The position of the key informants on whether to incorporate lectures on “pharmaceutical waste management” in pharmacy school curriculum shows that all the key participants approved on the need to introduce lectures on pharmaceutical waste management in schools of pharmacy curriculum. The general acceptance on the need to introduce this topic in schools of pharmacy curriculum is supported by a study conducted in the United States of America which revealed that people that were taught on standard ways to handle their unused drugs were more able to do so [14]. The relevance of introducing this lectures in pharmacy schools’ curriculum is supported by a study in New Zealand where nearly one-quarter of the respondents stated that the major reason why their expired drugs were kept around the household was that they do not know how to dispose of it [42]. Nigerian researchers have reported that the basic lectures on standard disposal of unwanted drugs are lacking in Nigeria [20]. This can lead to serious consequences on the general safety of the environment due to a lack of basic knowledge on the appropriate method of medication disposal. As such, there is an urgent need to rectify this challenge through education and global scale awareness [43]. Some studies have proven that providing educational interventions on proper disposal practices to pharmacists [44] and student pharmacists [45] produced positive outcomes towards ensuring environmental safety. For the already graduated pharmacists, education on proper disposal practices can be relayed to them via continuing education programs. A study in Egypt has shown that pharmacists are enthusiastic towards continuing education activity [46]. All the key participants reported there is the need for improvement in the area of management of expired drugs in Nigeria. This is not far-fetched from a survey conducted in Lagos where the researchers stated the need for improvement in the area of healthcare waste management in Nigeria [47].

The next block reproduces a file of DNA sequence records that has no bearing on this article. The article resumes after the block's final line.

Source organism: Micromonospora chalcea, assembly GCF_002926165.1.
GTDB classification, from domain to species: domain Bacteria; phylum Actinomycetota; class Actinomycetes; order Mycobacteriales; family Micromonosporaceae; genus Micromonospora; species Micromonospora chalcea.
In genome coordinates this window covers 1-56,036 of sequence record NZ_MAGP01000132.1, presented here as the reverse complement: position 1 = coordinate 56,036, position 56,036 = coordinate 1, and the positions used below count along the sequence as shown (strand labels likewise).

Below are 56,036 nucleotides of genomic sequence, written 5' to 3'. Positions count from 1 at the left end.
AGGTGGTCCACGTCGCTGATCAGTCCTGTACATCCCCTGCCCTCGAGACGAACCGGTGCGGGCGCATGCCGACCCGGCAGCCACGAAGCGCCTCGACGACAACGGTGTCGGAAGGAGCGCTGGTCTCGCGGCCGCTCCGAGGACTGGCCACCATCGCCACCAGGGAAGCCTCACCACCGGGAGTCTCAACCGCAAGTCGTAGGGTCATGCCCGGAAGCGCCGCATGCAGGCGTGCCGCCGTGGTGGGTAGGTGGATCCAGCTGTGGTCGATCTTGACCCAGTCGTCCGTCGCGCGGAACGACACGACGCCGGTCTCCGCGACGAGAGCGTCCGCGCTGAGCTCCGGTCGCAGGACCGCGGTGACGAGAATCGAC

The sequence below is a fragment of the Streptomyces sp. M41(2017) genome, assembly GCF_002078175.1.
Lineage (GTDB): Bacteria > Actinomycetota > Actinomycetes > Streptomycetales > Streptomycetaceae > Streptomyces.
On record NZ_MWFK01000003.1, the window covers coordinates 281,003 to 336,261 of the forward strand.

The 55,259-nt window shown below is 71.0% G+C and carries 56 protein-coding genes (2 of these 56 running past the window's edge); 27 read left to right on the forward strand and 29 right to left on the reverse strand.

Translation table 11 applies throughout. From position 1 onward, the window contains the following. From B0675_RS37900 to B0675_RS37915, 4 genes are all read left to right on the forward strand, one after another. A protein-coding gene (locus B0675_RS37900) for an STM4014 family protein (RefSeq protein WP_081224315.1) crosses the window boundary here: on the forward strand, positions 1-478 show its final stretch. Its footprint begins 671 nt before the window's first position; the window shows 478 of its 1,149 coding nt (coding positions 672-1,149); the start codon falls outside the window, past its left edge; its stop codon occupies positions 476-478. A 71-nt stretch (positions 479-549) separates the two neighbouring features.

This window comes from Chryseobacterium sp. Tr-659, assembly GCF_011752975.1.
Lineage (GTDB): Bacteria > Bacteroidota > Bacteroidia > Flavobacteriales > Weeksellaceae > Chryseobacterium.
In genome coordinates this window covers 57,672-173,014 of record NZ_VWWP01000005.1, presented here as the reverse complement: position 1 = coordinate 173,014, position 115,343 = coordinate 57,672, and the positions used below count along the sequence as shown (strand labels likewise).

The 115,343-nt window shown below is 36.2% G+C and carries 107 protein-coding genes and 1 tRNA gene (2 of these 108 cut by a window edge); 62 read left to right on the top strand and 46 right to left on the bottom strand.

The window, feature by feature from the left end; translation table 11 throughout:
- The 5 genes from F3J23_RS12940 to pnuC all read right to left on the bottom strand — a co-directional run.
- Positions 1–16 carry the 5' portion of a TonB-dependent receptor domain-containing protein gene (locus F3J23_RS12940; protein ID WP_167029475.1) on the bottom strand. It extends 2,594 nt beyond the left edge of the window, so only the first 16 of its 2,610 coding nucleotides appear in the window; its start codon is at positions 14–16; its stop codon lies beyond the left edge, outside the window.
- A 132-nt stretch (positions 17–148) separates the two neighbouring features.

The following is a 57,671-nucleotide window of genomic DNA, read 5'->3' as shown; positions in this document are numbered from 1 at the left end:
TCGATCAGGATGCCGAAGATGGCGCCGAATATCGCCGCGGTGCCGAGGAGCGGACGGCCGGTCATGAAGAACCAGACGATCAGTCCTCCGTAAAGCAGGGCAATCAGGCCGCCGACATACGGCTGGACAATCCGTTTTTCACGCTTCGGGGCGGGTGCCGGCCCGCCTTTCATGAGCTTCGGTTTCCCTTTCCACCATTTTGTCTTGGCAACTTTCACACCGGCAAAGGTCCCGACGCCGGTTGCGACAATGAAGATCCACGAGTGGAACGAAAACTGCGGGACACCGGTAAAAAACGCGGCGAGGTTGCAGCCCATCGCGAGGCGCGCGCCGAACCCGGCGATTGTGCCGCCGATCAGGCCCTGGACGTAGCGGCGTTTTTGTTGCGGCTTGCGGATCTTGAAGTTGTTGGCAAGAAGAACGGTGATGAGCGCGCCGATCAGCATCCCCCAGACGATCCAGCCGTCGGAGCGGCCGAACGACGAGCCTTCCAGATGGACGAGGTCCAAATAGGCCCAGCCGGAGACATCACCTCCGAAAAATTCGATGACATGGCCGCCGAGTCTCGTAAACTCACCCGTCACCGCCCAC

The common challenges on proper disposal practices of expired drugs based on the KII report showed that the major challenges that affect proper disposal of pharmaceutical wastes are; poor education and low level of awareness on the standard protocols in the management of expired pharmaceuticals. Others include limited documentation on this issue, inadequate law enforcement strategies, stress, and protocols involved in returning medications to NAFDAC. This is similar to a study in Gujarat, where the major challenge to proper disposal practices is poor education and low level of awareness on the standard ways of disposal [48]. The researchers, therefore, suggested that improving awareness through educational interventions would boost positive outcomes in this field [48]. A study in California has revealed the positive attitude of pharmacists in educational interventions on drug disposal where necessary, but their knowledge in this area may be poor and they do not disseminate such information consistently to others [49]. Some researchers have mentioned the importance of providing sound education and awareness on the management of expired medicines through various media including newspapers, and television. [50]. Limited documentation on healthcare waste or pharmaceutical waste was also mentioned as one of the challenges. It was supported by some studies in Nigeria [51] and Iran [52]. Indeed, studies have shown that participants dispose of their expired and unused drugs through trash bins [53] mainly because it was easier, less stressful and less time-consuming to them [54]. Therefore, another strategy to boost effective compliance on disposal practices of community pharmacists is by initiating programs or methods that will make standard disposal practice easier and less time-consuming. Lack of adequate legislative policies and enforcement was also one of the challenges mentioned by the respondents, which corresponded with a research study in Afghanistan [55]. As such, there is a need to enhance and strengthen the policies on disposal practices especially for developing countries [56]. Therefore, the recommendations on the improvement are simply the rectifications of these challenges.